“Love you too, Dad,” I heard him whisper as I felt myself begin to drift up and away from where we sat. I could still see him, but I was no longer at his side. As he dissolved into winds and shadows, I left the riverbank, knowing it was time to return to the world of the living.
A moment later, I awoke into darkness.
‘Above the clouds,’ I thought as I lay in bed, feeling a lump in my throat. It’s the title of an old song by Paul Weller I had been listening to the day before. In the song, a man laments his past, bemoans his self-doubt, and tries to find the courage to keep living. No doubt my first dream with Enzo had been formed from a fusion of its words, the memory of the riverside house we went to on his birthday, and my thoughts about our first holiday season without him. Strangely, later that day I would find out that his mother also dreamt about him for the first time this week, which perhaps suggests an evolution in our grieving that finally allows us to recall him as we sleep.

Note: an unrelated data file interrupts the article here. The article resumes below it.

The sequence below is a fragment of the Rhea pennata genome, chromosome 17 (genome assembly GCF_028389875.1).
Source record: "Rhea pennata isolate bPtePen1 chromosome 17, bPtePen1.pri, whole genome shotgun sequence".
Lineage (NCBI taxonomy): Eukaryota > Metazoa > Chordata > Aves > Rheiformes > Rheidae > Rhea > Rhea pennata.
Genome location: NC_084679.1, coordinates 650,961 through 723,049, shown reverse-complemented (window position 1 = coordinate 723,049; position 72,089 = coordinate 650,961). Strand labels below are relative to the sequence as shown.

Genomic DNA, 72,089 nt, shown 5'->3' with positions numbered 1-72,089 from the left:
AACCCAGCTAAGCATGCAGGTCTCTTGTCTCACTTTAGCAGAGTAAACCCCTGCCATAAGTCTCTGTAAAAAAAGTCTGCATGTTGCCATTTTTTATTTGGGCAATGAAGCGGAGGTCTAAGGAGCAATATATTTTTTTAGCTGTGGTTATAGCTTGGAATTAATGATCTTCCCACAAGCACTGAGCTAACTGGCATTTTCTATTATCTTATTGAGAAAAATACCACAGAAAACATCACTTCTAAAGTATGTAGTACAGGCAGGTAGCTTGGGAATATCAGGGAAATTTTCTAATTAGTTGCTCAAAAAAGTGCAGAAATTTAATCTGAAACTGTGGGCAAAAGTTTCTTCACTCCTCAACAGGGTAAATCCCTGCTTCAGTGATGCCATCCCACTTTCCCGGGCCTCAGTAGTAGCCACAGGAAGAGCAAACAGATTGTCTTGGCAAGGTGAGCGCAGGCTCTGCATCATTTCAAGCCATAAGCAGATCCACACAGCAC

Lying awake in the dark, thinking about my time by the water’s edge, I gave in and wept. Mine were not tears of sadness this time. On the contrary, I felt only joy at having spent a moment with my boy. When the tears had passed, I recalled yet another song by Weller, a simple lullaby that he wrote after becoming a father. At peace, I hummed it to myself as I drifted off to sleep, hoping to dream once more of Enzo, both of us together in the infinite expanse that lies high above the clouds.